By Lieven De Cauter
The sixth anniversary of the invasion of Iraq is a sad occasion for the balance sheet: during six years of occupation 1.2 million citizens were killed, 2,000 doctors killed, and 5,500 academics and intellectuals assassinated or imprisoned. There are 4.7 million refugees: 2.7 million inside the country and two million have fled to neighboring countries, among which are 20,000 medical doctors.
According to the Red Cross, Iraq is now a country of widows and orphans: two million widows as a consequence of war, embargo, war again and occupation, and five million orphans, many of whom are homeless (estimated at 500,000).
Almost a third of Iraq’s children suffer from malnutrition. Some 70 per cent of Iraqi girls no longer go to school. Medical services, not so long ago the best in the region, have totally collapsed: 75 per cent of medical staff have left their jobs, half of them have fled the country, and after six years of “reconstruction,” health services in Iraq still do not meet minimum standards.
Because of the use of depleted uranium in ammunition by the occupation, the number of cancer cases and miscarriages has drastically increased. According to a recent Oxfam report, the situation of women is most worrisome. The study states that in spite of optimistic bulletins in the press, the situation of women keeps deteriorating.
The most elementary supplies are still not available. Access to drinkable water is for large parts of the population a problem and electricity is functioning only three to six hours a day, and this in a state that was once a nation of engineers.
More than four in 10 Iraqis live under the poverty threshold and unemployment is immense (28.1 per cent of the active population). Besides 26 official prisons, there a some 600 secret prisons. According to the Iraqi Union of Political Prisoners, over 400,000 Iraqis have suffered detention since 2003, among which 6,500 minors and 10,000 women.
Torture is practiced on a large scale, and some 87 per cent of detainees remain uncharged.
Corruption is immense: according to Transparency International, Iraq, after Somalia and Myanmar, is the most corrupt country in the world.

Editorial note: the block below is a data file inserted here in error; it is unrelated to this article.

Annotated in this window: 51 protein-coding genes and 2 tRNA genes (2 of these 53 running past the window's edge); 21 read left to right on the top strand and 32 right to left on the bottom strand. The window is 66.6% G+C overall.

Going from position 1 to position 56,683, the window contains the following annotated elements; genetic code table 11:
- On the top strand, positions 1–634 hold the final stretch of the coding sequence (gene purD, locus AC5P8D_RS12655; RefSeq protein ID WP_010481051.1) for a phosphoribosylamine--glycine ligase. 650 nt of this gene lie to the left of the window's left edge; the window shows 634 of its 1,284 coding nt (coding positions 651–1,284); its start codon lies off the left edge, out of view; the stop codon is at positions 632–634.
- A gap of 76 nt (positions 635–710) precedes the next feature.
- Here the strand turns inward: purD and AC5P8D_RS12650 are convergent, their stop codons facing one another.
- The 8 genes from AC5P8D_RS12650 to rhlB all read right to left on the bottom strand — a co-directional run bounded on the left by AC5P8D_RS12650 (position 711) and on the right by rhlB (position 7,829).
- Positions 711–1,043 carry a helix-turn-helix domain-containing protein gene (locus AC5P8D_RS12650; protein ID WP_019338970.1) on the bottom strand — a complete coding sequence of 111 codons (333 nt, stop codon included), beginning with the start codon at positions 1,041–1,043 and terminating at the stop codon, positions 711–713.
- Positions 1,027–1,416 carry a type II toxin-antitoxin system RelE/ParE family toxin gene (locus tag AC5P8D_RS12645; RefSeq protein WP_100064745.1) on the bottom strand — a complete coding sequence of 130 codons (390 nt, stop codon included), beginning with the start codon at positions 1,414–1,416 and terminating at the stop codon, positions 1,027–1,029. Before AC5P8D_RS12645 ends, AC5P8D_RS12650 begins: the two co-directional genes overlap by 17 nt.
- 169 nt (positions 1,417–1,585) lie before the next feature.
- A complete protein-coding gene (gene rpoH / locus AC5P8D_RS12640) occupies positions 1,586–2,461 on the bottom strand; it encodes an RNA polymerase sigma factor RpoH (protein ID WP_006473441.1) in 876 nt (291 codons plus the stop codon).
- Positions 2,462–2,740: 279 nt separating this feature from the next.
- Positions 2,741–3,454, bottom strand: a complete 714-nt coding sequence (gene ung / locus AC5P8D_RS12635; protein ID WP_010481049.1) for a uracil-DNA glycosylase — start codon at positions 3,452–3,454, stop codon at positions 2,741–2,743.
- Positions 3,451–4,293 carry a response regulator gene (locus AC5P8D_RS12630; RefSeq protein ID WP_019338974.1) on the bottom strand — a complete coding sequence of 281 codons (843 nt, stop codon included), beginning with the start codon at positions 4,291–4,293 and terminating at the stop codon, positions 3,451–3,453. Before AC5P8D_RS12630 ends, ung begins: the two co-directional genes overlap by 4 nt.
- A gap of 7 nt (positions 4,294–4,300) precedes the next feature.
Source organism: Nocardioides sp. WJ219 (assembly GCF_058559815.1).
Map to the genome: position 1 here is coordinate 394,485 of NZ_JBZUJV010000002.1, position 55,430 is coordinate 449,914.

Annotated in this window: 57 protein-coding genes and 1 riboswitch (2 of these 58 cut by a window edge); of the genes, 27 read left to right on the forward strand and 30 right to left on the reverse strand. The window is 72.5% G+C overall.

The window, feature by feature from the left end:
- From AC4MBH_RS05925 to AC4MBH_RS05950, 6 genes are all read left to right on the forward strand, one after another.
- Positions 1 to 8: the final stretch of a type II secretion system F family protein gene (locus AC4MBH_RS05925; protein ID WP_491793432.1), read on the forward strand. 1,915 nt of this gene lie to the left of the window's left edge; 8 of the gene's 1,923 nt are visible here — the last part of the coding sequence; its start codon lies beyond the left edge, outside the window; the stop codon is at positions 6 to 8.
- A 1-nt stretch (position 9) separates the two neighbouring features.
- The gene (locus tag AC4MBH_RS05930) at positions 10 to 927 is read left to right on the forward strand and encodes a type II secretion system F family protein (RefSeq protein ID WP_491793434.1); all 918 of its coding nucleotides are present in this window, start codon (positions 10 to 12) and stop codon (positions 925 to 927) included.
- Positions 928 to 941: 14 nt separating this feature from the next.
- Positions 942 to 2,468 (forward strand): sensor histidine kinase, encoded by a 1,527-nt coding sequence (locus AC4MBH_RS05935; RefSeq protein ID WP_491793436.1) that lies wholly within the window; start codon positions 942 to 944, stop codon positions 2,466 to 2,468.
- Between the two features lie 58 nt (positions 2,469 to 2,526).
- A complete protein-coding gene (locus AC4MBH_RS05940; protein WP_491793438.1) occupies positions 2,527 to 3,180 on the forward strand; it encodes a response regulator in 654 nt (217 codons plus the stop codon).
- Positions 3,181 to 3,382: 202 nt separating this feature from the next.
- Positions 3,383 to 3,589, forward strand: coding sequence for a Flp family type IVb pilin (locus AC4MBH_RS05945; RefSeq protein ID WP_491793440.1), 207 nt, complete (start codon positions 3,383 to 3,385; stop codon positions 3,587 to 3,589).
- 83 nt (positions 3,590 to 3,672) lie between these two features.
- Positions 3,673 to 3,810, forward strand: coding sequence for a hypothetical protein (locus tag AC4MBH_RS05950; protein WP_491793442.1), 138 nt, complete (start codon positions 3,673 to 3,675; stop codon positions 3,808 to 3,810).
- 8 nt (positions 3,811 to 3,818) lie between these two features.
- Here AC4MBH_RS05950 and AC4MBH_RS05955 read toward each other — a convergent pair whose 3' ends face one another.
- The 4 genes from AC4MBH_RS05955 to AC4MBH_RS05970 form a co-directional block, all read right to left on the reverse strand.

The American Foreign Affairs journal calls Iraq “a failed state”. This is symbolized by the fact that Iraq, a state that has the third largest oil reserves in the world, must import refined oil on a massive scale. Authorities are on the verge of giving oil concessions for 25 years to international (also European) oil companies, though they have no mandate or legal authority to do so.
Instead of being paid reparations for the enormous destruction wrought on the infrastructure of the country, entailing billions in oil revenues lost, Iraq is again in line to be robbed. There is large scale ethnic cleansing going on against the Turkmen, the Christians, the Assyrians and the Shebak. Kirkuk is being “Kurdicised” by massive immigration and illegal settlements (of Israeli inspiration) and its history falsified.
This data, referenced in numerous reports, was presented during an information session in the European Parliament organized by the BRussells Tribunal on 18 March by a panel of Iraqi specialists.
On 19 March, there was a session in the Belgian Parliament where a national representative after the statement of Dr Omar Al-Kubaissi, a renowned Iraqi cardiologist and expert on health, frankly admitted that he had no idea of the scale of the humanitarian disaster. Who can blame him? In the European press we hear little or nothing concerning this humanitarian disaster.
In the newspapers there is talk of elections, of an occasional bomb attack, of the political process, of the positive results of the “surge”, etc, but concerning the suffering the Iraqi people … next to nothing.
We have fallen asleep and we console ourselves: Obama plans the retreat American troops; therefore the issue of Iraq is off the agenda. The truth is that we want to forget this humanitarian disaster, because the West is responsible.
Of course, in the first and last instance the administrations of Bush and Blair, but also the Netherlands, Denmark, Hungary, Poland and Italy were part of the coalition and hence accessory while Antwerp was a vital transit port for the invasion.
Therefore also Europe bears a heavy responsibility. How is it possible that we can dissimulate the impact of the war, which initially stirred world public opinion, in spite of the flow of shocking reports?
“Darfur” sounds a bell meanwhile (and correctly so) as a sort of African holocaust, but the crimes against the humanity of a near “genocidal” scale in Iraq are swept under the carpet.
If the press does not do its job, how can public opinion be touched? Even activists and well meaning politicians are not on the level.
This type of disinformation, and the indifference that comes with it, one could call a form of negation, or at least a type of immoral ignorance. Wir haben es nicht gewusst, we will say.
But the people of the Arab region will not forgive us. Let this be clear.